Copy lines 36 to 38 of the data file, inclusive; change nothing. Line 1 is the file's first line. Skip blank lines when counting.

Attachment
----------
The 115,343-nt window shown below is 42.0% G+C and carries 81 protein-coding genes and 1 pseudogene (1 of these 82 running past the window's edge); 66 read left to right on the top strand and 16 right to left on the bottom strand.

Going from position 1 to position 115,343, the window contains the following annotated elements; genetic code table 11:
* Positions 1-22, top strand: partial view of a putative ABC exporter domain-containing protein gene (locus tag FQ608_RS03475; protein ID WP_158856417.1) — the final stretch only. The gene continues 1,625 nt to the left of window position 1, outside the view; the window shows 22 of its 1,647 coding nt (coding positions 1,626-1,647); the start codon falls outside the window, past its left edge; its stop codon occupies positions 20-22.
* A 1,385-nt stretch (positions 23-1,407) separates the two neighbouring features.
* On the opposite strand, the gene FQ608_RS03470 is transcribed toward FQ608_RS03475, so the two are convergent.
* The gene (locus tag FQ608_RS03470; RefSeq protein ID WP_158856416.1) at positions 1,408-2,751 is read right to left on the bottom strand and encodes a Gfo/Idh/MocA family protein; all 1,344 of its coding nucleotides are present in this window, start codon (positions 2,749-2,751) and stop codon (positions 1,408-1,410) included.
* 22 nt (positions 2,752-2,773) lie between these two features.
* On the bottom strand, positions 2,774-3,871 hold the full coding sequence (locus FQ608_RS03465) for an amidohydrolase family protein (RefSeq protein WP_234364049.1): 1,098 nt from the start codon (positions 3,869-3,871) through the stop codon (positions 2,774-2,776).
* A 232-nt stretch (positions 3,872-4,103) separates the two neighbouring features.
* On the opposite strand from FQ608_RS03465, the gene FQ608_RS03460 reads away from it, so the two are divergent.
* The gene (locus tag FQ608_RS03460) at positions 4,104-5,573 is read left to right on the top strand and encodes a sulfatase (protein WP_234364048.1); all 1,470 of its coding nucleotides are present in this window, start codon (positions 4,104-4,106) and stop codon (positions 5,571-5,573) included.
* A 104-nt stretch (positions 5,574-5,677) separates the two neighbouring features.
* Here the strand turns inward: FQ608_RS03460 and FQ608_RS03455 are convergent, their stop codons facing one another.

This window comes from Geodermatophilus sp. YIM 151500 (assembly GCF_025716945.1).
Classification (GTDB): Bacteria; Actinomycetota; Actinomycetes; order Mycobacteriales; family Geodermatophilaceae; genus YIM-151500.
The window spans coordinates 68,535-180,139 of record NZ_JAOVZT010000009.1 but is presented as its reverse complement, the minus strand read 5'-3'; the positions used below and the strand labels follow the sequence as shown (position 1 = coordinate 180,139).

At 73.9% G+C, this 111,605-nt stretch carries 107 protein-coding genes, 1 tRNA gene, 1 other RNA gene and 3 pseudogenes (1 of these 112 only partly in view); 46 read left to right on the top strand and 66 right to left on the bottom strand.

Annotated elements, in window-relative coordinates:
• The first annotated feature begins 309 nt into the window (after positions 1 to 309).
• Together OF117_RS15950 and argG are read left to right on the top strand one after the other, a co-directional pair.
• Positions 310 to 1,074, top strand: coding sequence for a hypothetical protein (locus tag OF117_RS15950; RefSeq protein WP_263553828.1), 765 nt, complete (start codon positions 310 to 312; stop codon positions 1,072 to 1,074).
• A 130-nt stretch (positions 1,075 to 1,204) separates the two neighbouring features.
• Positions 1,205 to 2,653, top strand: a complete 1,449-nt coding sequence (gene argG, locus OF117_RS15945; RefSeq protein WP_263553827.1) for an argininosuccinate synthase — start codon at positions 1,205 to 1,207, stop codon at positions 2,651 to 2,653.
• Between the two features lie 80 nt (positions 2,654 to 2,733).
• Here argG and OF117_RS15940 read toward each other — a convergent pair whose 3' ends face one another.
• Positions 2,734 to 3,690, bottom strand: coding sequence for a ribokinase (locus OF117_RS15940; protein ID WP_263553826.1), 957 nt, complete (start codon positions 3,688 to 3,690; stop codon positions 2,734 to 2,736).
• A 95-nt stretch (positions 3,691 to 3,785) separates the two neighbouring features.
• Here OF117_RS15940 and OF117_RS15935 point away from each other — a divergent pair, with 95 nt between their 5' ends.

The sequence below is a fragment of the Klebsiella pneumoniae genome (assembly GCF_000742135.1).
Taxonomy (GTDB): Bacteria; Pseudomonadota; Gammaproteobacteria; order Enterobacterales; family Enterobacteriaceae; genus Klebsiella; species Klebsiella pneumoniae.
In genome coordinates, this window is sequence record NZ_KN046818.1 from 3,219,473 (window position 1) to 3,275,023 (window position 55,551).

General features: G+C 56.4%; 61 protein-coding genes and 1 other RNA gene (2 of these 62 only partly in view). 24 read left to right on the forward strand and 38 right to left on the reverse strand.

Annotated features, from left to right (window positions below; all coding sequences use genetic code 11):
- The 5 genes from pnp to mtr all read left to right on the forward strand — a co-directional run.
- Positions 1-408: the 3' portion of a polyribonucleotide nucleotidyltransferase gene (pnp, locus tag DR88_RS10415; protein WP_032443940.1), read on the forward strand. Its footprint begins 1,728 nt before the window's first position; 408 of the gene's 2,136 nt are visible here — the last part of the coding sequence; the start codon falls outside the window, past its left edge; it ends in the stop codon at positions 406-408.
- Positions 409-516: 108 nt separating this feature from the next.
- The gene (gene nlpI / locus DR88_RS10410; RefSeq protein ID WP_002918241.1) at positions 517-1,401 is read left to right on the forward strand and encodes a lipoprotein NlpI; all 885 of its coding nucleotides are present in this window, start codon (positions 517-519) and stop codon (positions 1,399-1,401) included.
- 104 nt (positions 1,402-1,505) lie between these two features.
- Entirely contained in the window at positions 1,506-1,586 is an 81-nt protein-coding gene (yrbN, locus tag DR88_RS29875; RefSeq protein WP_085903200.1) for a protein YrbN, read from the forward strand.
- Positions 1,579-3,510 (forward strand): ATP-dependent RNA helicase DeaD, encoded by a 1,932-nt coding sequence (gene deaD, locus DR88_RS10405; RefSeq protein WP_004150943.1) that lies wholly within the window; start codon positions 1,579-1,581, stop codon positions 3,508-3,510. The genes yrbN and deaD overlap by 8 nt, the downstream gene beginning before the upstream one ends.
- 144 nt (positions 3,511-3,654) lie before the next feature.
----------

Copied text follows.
- Positions 409-516: 108 nt separating this feature from the next.
- The gene (gene nlpI / locus DR88_RS10410; RefSeq protein ID WP_002918241.1) at positions 517-1,401 is read left to right on the forward strand and encodes a lipoprotein NlpI; all 885 of its coding nucleotides are present in this window, start codon (positions 517-519) and stop codon (positions 1,399-1,401) included.
- 104 nt (positions 1,402-1,505) lie between these two features.